Monday, April 11, 2011

Talking trash

Saturday morning was all about trash-talking for my friend Lisa and me.

This wasn’t the kind of trash-talking you hear on the field at a Patriots-Jets game. This was talking about trash in the literal sense, and for us it’s actually an annual tradition. For the past three years, Lisa and I have served as coordinators for Carlisle’s annual Trash Party, the Saturday in April that everyone in town is encouraged to go outside and clean up their neighborhood or other public byways.

Lisa and I, however, do not spend the morning picking up trash, because our job is to suggest collection areas for people not committed to their own neighborhoods, list the sections of roadways that various participants have laid claim to, hand out free coffee, juice, donuts and trash bags (medium, large, or extra-large – the latter for those who want to look like Santa Claus as they trudge on down the road), and offer to pick up trash bags when people are done filling them.

The good thing about this event is that it tends to draw an enthusiastic cohort. The bad thing is that the enthusiastic cohort tends to want to talk about, well, trash. And this gets old fast. We hadn’t been at our post for two hours yet yesterday when I snapped to Lisa, “I’m officially tired of discussing how many cigarette butts everyone finds along the road.”

This was not at all the right spirit for the event, though. Our role as event coordinators goes beyond the route assignments and the free coffee; for the duration of the Trash Party, we’re like trash therapists. People want to talk to us and we have to listen. People want to vent about how although it seems like the number of smokers has decreased dramatically in recent years, you’d never know it from examining the trash along the roadways: cigarettes are still multitudinous, and so disgusting to have to pick up. People want to muse about the number of nips bottles they find, and Lisa and I cite frequently the data the town newspaper actually collected from this event one year: nips bottles, beer cans, and other items typically related to secretive teen activities tend to be found in large amounts along main roads at the entrances to subdivisions, because young people dump all the evidence out before they turn into their own neighborhood.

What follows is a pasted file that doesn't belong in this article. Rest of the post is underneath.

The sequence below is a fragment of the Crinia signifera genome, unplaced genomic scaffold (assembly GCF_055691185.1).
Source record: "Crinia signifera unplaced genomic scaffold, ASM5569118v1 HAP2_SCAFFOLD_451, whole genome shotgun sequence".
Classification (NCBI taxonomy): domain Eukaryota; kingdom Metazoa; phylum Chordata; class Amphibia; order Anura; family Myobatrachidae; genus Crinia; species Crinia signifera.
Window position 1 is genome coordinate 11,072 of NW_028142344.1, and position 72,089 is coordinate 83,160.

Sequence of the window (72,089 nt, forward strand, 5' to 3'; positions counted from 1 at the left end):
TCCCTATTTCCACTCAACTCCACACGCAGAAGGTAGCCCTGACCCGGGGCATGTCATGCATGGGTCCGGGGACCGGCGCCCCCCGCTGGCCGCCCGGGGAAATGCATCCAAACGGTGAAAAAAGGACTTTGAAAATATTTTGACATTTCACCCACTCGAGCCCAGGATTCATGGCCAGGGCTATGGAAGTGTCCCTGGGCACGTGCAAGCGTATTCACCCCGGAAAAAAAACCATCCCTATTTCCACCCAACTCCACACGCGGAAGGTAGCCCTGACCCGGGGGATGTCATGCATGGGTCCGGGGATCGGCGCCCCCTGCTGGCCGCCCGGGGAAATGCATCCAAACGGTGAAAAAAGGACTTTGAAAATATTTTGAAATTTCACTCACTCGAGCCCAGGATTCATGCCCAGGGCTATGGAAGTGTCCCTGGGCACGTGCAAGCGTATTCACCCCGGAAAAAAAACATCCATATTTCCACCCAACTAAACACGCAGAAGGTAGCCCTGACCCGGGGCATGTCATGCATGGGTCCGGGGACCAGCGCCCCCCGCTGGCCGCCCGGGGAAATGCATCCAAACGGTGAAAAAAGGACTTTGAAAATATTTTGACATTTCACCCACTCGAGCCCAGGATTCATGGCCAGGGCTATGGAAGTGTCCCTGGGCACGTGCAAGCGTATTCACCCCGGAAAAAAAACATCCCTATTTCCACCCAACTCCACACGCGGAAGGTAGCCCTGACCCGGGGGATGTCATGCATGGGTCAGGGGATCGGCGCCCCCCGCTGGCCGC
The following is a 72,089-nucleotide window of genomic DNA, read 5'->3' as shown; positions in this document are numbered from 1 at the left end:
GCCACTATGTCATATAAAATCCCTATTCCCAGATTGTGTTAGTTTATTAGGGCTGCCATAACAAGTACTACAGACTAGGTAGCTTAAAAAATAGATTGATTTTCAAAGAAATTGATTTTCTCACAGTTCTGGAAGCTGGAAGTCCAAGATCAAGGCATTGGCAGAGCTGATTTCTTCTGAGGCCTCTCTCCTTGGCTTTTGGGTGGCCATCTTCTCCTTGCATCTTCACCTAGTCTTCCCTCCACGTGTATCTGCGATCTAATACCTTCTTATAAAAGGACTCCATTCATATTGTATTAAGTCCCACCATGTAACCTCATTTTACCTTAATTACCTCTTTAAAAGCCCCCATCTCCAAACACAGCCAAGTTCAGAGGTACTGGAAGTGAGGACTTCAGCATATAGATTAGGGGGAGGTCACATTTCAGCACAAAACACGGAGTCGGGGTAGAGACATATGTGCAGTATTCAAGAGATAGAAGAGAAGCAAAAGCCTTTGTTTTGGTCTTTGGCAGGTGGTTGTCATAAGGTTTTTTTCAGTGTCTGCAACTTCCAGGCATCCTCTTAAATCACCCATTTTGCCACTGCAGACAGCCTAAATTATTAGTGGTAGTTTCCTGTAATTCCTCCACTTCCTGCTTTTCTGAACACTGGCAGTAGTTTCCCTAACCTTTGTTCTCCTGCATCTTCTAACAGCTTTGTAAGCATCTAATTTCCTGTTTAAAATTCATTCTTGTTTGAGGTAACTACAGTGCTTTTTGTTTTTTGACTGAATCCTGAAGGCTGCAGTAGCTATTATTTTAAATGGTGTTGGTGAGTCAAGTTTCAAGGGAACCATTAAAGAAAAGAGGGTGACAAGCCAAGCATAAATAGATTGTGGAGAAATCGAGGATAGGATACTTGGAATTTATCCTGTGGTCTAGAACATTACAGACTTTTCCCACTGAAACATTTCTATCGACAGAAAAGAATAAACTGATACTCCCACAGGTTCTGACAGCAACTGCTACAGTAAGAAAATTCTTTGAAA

Another discussion that takes place every year without fail is the one about how surprised trash-party participants are to find empty plastic bottles that held vitamin water or other hydration supplements associated with athletic activity. “The cigarette butts, you can almost understand,” someone always says. “You know, pollute your body, pollute the world, same thing. But bicyclists you think of as being such committed environmentalists. So what are they doing tossing their empties into the woods?”

And then a pickup truck devotee always brings up the subject of intentionality. “Not all litter comes from someone who deliberately tossed it out a car window,” goes the explanation. “When you drive a truck, sometimes things just fly out even though you tried to secure them.” This year one pickup truck driver even explained how the problem is worse after a snowy winter because small pieces of litter get encrusted in the ice and snow in the back of the truckbed and then fly out once the snow starts melting, when the driver has long since forgotten they are back there.

The conversation may get tedious, but the mission is important. Saturday’s haul was typical of past years, when we asked participants who checked in with us at the end what they found, along with cigarette butts and nips bottles we heard about soda and beer cans, endless quantities of takeout food packaging, especially plastic cups, a hubcap, a large work boot, pieces of duct tape, popped balloons. In past years we’ve found PVC pipes and plumbing supplies. One man unhappily found a live snake when he picked up a soggy, misshapen cardboard box.

On Sunday when I went running, I really did notice the difference. Even though I grumble about the repetitive conversations, I’m grateful that so many people get into the spirit every year. Today our roadways look clean. They’ll become untidy again soon enough, but for now, I’m happy to know it’s another year before I have to talk trash. And though there’s no question that trash pickup should be a daily rather than annual habit, once a year is more than enough when it comes to the discussions that accompany the event.

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